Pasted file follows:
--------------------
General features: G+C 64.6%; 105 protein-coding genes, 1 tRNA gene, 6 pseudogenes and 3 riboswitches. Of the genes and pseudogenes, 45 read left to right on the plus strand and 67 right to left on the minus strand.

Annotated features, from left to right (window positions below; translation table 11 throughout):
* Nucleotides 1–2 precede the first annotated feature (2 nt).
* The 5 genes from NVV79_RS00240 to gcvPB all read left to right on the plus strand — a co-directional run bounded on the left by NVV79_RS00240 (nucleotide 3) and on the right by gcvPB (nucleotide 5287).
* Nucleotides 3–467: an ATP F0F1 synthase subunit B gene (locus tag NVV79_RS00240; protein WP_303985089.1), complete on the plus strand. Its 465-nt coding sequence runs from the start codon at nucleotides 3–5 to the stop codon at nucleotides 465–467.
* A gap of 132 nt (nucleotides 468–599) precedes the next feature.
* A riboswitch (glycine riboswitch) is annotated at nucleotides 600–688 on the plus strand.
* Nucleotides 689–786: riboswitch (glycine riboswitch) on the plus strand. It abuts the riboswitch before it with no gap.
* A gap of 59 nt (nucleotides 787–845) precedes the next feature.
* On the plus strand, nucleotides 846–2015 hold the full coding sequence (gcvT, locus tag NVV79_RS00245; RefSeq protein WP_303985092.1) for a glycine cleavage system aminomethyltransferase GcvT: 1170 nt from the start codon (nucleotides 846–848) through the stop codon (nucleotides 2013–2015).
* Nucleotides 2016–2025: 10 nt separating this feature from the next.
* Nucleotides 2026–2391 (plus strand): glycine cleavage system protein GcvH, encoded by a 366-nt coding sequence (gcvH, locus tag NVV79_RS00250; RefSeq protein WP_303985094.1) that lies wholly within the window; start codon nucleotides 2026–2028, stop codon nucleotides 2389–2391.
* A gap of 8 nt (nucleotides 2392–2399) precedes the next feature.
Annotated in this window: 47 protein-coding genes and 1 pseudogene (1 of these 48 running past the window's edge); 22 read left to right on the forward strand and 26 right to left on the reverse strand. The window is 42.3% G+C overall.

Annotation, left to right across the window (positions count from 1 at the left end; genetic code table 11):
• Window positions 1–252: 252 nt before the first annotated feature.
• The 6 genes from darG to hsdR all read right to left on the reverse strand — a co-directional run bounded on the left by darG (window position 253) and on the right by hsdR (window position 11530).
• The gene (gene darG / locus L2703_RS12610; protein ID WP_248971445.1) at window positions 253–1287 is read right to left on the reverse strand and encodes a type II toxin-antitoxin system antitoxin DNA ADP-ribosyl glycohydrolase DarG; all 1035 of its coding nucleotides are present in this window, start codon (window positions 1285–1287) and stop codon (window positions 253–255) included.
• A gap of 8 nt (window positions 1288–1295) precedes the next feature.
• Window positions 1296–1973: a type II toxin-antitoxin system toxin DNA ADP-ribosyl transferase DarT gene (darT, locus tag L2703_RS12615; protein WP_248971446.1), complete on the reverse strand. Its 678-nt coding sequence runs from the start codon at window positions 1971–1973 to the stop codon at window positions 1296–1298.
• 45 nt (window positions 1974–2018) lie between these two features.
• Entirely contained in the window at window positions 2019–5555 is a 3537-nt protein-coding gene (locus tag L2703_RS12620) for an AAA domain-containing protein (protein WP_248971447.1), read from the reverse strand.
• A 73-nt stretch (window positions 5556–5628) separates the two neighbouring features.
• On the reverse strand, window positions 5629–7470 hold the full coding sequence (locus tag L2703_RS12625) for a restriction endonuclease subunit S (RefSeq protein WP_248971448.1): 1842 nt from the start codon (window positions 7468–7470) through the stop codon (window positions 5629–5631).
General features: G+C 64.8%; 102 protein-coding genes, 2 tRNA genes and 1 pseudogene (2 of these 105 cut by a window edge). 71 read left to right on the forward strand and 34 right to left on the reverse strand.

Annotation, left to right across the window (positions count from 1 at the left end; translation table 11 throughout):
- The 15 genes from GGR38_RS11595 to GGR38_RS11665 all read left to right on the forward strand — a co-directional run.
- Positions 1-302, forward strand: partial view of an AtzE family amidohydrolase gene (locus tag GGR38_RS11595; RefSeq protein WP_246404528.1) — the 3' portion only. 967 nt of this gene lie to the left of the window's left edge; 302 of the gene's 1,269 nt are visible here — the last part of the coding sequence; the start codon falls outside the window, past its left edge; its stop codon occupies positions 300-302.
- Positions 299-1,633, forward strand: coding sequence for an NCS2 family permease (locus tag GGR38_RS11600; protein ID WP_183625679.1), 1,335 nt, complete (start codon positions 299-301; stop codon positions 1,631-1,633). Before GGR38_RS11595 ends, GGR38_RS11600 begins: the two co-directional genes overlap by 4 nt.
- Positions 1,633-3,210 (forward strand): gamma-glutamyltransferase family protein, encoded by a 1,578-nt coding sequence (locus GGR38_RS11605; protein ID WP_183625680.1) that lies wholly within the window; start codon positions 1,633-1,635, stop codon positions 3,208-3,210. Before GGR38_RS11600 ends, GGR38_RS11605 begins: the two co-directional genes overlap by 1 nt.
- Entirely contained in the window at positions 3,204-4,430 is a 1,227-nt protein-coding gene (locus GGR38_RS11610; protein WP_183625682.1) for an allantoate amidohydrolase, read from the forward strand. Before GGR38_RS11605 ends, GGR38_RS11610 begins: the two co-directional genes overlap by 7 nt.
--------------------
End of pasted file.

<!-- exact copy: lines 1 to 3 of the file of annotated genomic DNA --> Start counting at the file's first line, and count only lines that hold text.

General features: G+C 64.6%; 105 protein-coding genes, 1 tRNA gene, 6 pseudogenes and 3 riboswitches. Of the genes and pseudogenes, 45 read left to right on the plus strand and 67 right to left on the minus strand.

Annotated features, from left to right (window positions below; translation table 11 throughout):
* Nucleotides 1–2 precede the first annotated feature (2 nt).